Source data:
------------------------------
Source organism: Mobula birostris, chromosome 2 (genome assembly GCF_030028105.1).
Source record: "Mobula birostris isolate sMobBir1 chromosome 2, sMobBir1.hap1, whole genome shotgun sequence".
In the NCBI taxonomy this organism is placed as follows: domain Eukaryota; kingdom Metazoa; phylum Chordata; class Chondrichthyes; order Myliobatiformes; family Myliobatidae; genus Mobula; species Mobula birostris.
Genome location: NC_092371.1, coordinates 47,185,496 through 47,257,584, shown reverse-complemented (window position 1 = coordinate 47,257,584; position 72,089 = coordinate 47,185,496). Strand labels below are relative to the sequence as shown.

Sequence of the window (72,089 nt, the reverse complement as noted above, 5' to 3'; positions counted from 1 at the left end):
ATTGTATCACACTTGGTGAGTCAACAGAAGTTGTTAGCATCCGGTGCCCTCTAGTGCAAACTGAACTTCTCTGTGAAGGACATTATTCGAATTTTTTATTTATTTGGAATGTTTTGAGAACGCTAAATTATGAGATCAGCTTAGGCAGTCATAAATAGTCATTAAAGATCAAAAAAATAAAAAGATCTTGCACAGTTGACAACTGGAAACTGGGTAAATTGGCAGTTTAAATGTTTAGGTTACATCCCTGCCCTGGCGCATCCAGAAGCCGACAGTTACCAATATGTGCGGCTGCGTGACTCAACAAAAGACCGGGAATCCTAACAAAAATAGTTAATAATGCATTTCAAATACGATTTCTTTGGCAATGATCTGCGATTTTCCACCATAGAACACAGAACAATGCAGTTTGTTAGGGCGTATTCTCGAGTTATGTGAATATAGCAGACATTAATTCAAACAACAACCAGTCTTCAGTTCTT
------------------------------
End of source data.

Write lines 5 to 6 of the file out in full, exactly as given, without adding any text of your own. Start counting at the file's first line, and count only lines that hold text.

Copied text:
Sequence of the window (72,089 nt, the reverse complement as noted above, 5' to 3'; positions counted from 1 at the left end):
ATTGTATCACACTTGGTGAGTCAACAGAAGTTGTTAGCATCCGGTGCCCTCTAGTGCAAACTGAACTTCTCTGTGAAGGACATTATTCGAATTTTTTATTTATTTGGAATGTTTTGAGAACGCTAAATTATGAGATCAGCTTAGGCAGTCATAAATAGTCATTAAAGATCAAAAAAATAAAAAGATCTTGCACAGTTGACAACTGGAAACTGGGTAAATTGGCAGTTTAAATGTTTAGGTTACATCCCTGCCCTGGCGCATCCAGAAGCCGACAGTTACCAATATGTGCGGCTGCGTGACTCAACAAAAGACCGGGAATCCTAACAAAAATAGTTAATAATGCATTTCAAATACGATTTCTTTGGCAATGATCTGCGATTTTCCACCATAGAACACAGAACAATGCAGTTTGTTAGGGCGTATTCTCGAGTTATGTGAATATAGCAGACATTAATTCAAACAACAACCAGTCTTCAGTTCTT